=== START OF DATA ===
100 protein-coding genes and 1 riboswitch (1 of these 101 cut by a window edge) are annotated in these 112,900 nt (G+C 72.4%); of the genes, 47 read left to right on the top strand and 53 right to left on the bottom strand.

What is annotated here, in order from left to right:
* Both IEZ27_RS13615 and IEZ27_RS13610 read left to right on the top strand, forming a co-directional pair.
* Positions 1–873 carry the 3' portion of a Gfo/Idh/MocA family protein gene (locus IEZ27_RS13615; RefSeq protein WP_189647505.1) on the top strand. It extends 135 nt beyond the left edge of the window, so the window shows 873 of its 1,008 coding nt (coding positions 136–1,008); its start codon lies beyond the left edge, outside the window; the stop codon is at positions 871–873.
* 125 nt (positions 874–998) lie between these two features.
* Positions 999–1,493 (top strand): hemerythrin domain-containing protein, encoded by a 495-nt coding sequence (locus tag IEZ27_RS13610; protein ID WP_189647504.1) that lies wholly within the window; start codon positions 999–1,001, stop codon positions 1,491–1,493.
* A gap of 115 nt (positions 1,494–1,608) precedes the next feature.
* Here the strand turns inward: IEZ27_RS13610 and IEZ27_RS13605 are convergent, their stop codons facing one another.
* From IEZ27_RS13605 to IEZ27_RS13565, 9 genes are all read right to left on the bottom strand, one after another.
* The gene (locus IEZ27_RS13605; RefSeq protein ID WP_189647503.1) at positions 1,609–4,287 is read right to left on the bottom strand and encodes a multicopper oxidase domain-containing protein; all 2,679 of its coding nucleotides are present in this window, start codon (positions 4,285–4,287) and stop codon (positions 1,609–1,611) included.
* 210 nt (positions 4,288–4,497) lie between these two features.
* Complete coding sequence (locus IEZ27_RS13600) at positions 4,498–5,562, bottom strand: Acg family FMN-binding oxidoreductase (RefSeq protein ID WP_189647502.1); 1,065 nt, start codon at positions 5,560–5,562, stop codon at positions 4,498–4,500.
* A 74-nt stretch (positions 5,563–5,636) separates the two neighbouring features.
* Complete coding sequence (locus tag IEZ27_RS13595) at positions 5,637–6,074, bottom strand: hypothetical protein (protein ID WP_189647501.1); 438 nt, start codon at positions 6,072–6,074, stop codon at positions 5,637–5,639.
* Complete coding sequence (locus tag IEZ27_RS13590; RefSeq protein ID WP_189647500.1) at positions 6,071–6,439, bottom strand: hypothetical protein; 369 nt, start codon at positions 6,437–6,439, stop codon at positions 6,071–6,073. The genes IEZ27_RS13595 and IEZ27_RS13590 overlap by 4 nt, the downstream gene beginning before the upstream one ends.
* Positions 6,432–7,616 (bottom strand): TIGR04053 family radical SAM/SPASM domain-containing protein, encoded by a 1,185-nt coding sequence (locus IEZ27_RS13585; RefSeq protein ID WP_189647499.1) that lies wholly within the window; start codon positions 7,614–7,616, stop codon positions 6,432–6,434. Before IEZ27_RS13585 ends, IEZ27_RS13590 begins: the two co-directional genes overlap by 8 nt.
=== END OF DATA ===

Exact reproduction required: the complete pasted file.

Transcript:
100 protein-coding genes and 1 riboswitch (1 of these 101 cut by a window edge) are annotated in these 112,900 nt (G+C 72.4%); of the genes, 47 read left to right on the top strand and 53 right to left on the bottom strand.

What is annotated here, in order from left to right:
* Both IEZ27_RS13615 and IEZ27_RS13610 read left to right on the top strand, forming a co-directional pair.
* Positions 1–873 carry the 3' portion of a Gfo/Idh/MocA family protein gene (locus IEZ27_RS13615; RefSeq protein WP_189647505.1) on the top strand. It extends 135 nt beyond the left edge of the window, so the window shows 873 of its 1,008 coding nt (coding positions 136–1,008); its start codon lies beyond the left edge, outside the window; the stop codon is at positions 871–873.
* 125 nt (positions 874–998) lie between these two features.
* Positions 999–1,493 (top strand): hemerythrin domain-containing protein, encoded by a 495-nt coding sequence (locus tag IEZ27_RS13610; protein ID WP_189647504.1) that lies wholly within the window; start codon positions 999–1,001, stop codon positions 1,491–1,493.
* A gap of 115 nt (positions 1,494–1,608) precedes the next feature.
* Here the strand turns inward: IEZ27_RS13610 and IEZ27_RS13605 are convergent, their stop codons facing one another.
* From IEZ27_RS13605 to IEZ27_RS13565, 9 genes are all read right to left on the bottom strand, one after another.
* The gene (locus IEZ27_RS13605; RefSeq protein ID WP_189647503.1) at positions 1,609–4,287 is read right to left on the bottom strand and encodes a multicopper oxidase domain-containing protein; all 2,679 of its coding nucleotides are present in this window, start codon (positions 4,285–4,287) and stop codon (positions 1,609–1,611) included.
* 210 nt (positions 4,288–4,497) lie between these two features.
* Complete coding sequence (locus IEZ27_RS13600) at positions 4,498–5,562, bottom strand: Acg family FMN-binding oxidoreductase (RefSeq protein ID WP_189647502.1); 1,065 nt, start codon at positions 5,560–5,562, stop codon at positions 4,498–4,500.
* A 74-nt stretch (positions 5,563–5,636) separates the two neighbouring features.
* Complete coding sequence (locus tag IEZ27_RS13595) at positions 5,637–6,074, bottom strand: hypothetical protein (protein ID WP_189647501.1); 438 nt, start codon at positions 6,072–6,074, stop codon at positions 5,637–5,639.
* Complete coding sequence (locus tag IEZ27_RS13590; RefSeq protein ID WP_189647500.1) at positions 6,071–6,439, bottom strand: hypothetical protein; 369 nt, start codon at positions 6,437–6,439, stop codon at positions 6,071–6,073. The genes IEZ27_RS13595 and IEZ27_RS13590 overlap by 4 nt, the downstream gene beginning before the upstream one ends.
* Positions 6,432–7,616 (bottom strand): TIGR04053 family radical SAM/SPASM domain-containing protein, encoded by a 1,185-nt coding sequence (locus IEZ27_RS13585; RefSeq protein ID WP_189647499.1) that lies wholly within the window; start codon positions 7,614–7,616, stop codon positions 6,432–6,434. Before IEZ27_RS13585 ends, IEZ27_RS13590 begins: the two co-directional genes overlap by 8 nt.